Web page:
Skip to content


How Apartment Managers Can Reduce the Risk of These Two Hazards

According to the National Multifamily Housing Council, 44.1 million households are renters, and 37% of renters live in apartments. Given the great number of Americans who live in apartments, it’s vital that these individuals who call apartments their home remain safe.

To that end, apartment managers have a legal obligation to tenants and visitors to keep them safe on the property. This involves identifying and mitigating hazards on the property. We discuss two such hazards–aggressive dogs and carbon monoxide poisoning–below.

Two Major Hazards: Aggressive Dogs and Carbon Monoxide Poisoning

Different hazards cause different injuries–some more serious than others. Two major hazards present at apartment complexes include aggressive dogs and carbon monoxide poisoning.

Aggressive Dogs

Many apartment renters own dogs. In fact, as the Los Angeles Times reports, more than 70% of apartment renters report owning pets, with cats and dogs as the most popular types. However, the great quantity of pets at apartment complexes does not mean apartment complexes are always safe.

Aggressive dogs pose a significant threat to adults, children, and other pets on the premises. According to the Centers for Disease Control and Prevention, it’s estimated that over 4 million people each year are attacked by dogs. Of these, nearly half are children under the age of nine.

These injuries can have severe consequences, including:

  • Permanent nerve damage
  • Bone fractures
  • Disfigurement
  • Wrongful death

Certain breeds of dogs are more dangerous than others. In an analysis conducted by the CDC, the greatest number of fatal dog attacks involved Pit Bulls, Rottweilers, and German Shepherds. While this does not mean every Pit Bull, Rottweiler, or German Shepherd will be aggressive, it does mean that if a dog bite were to occur, there is a good chance that it may involve one of these breeds.

Dog owners have some responsibility to prevent dog bites. In California, “strict liability” dog bite laws apply. This means an owner cannot escape liability for a dog bite by claiming they had no idea their dog was aggressive. This is because it is the dog owner’s responsibility to be aware of any aggressive behaviors in their pet that may indicate the dog could bite someone in the future. Additionally, dog owners must take adequate measures to prevent the bite from occurring in the first place, either by using a leash when required and keeping their pet confined to their own unit.

However, apartment managers can be held liable for dog bites as well. One way apartment managers can prevent dog bites from happening on their premises is to implement breed restrictions. While this is not a foolproof method, it can reduce the likelihood of a dog bite if aggressive breeds are not allowed on the premises.

Another way that apartment managers can prevent dog bites is to meet the dogs when their owners are applying to live on the property. The apartment manager could also call the applicant’s references to ensure the dog has not had issues with other tenants in the past. Apartment managers must also take complaints about dogs’ behavior seriously and discuss the matter with the dog’s owner.

Carbon Monoxide Poisoning

Carbon monoxide is known as the “silent killer” because it is a colorless, odorless gas that can kill humans upon excessive inhalation. Carbon monoxide is prevalent in the home, as it is emitted from various appliances and equipment, including:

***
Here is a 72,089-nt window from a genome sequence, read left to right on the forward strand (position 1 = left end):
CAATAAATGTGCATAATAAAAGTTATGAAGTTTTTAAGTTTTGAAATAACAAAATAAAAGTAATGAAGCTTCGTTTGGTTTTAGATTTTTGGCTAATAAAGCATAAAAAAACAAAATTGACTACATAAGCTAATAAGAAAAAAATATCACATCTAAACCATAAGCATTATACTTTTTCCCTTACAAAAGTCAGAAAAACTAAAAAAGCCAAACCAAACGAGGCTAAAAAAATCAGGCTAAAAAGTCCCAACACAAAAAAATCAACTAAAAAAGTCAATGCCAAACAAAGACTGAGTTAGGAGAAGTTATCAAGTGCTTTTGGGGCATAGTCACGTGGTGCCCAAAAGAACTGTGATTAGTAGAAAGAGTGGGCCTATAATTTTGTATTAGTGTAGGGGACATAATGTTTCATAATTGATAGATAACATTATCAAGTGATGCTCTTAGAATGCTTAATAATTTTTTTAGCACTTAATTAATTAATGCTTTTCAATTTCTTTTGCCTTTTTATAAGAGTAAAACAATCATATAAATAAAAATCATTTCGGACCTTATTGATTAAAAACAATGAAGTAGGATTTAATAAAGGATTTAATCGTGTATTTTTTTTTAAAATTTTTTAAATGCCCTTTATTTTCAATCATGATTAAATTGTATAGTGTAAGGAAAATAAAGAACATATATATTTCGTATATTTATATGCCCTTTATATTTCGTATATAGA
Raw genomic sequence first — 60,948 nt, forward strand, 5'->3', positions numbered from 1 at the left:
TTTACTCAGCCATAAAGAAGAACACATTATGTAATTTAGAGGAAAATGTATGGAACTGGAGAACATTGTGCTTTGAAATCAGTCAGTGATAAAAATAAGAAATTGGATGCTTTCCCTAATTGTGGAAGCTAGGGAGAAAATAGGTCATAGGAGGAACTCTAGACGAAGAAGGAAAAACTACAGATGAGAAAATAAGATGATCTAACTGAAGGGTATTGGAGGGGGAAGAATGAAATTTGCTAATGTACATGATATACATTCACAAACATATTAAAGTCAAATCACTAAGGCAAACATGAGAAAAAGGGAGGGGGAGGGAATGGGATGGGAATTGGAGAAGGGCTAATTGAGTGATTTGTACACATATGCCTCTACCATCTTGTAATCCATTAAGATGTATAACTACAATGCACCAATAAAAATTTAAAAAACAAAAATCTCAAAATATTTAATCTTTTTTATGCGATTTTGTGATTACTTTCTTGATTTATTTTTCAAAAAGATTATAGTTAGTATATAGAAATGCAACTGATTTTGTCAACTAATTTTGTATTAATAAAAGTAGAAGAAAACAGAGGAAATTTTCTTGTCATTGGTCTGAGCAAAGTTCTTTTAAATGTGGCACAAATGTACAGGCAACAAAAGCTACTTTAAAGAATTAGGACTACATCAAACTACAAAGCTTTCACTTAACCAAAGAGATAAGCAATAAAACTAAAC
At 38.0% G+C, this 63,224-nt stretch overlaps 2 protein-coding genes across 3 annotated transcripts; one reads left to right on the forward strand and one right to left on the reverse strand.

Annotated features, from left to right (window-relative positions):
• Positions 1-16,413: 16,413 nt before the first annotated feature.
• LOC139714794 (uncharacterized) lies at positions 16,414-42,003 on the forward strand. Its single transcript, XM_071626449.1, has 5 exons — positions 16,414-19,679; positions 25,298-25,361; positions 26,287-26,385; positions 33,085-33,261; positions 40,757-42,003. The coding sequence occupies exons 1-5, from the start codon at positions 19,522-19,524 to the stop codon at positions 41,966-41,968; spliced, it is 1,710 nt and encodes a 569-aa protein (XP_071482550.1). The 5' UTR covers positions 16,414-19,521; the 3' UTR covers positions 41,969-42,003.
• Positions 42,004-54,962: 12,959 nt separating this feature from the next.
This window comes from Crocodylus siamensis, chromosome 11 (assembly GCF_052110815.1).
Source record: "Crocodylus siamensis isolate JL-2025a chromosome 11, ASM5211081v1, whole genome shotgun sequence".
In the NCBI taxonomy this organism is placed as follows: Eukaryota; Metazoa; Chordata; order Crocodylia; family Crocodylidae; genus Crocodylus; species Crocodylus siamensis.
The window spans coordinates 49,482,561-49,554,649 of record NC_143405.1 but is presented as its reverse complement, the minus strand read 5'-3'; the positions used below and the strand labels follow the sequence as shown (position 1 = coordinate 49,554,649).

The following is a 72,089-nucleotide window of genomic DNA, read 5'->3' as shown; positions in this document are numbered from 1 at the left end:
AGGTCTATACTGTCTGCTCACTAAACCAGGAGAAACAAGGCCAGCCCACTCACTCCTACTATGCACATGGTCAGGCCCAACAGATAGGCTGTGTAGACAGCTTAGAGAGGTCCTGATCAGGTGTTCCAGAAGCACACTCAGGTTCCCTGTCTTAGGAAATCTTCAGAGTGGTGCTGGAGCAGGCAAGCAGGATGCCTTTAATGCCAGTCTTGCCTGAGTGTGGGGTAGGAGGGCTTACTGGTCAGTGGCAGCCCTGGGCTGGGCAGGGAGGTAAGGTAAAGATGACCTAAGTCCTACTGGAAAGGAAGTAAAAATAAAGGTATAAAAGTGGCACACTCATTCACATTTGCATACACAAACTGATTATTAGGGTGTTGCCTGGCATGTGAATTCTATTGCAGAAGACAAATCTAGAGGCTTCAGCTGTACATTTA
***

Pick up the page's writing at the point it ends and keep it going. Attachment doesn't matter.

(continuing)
• Vehicles
  • Fireplaces
  • Oil and gas heaters
  • Gas stoves
  • Charcoal and gas grills
  • Dryers

Carbon monoxide is particularly dangerous when it accumulates in a confined area and cannot escape through windows or vents.

Apartment managers must do their part to prevent carbon monoxide poisoning. The first step toward doing so is to install carbon monoxide detectors in every unit and ensure they function properly. This is required by law.

Second, apartment managers should address any faulty equipment that emits carbon monoxide as soon as possible.

Third, it may be helpful to hang posters in common areas that illustrate the dangers of carbon monoxide poisoning and explain how to contact the landlord in the event of a faulty carbon monoxide detector.

What Duty Do Apartment Managers Owe to Tenants and Visitors?

The aforementioned measures are only two examples of the general duty of care that apartment managers legally owe to tenants and visitors.

Premises liability laws require property owners to ensure their premises are safe and that hazards are identified and mitigated quickly. The failure to do so may make the apartment manager liable for any injuries that result from this negligence.

In order to prove negligence in a premises liability claim, you must demonstrate the following:

  • The apartment manager had a clear, legal duty to inspect, examine, and maintain the premises in a reasonable condition.
  • The apartment manager failed to uphold the duty of care.
  • You sustained an injury.
  • The breach of duty of care caused your injury.

Injured on a Dangerous Property? Contact Us Today

Premises liability laws are complicated and require the guidance of a seasoned legal professional. At Caputo and Van Der Walde – Injury & Accident Attorneys, our San Jose personal injury attorneys are well-versed in cases like these and we can help you recover the compensation you deserve.

Call Caputo and Van Der Walde – Injury & Accident Attorneys at (800) 900-0863 to schedule a free consultation.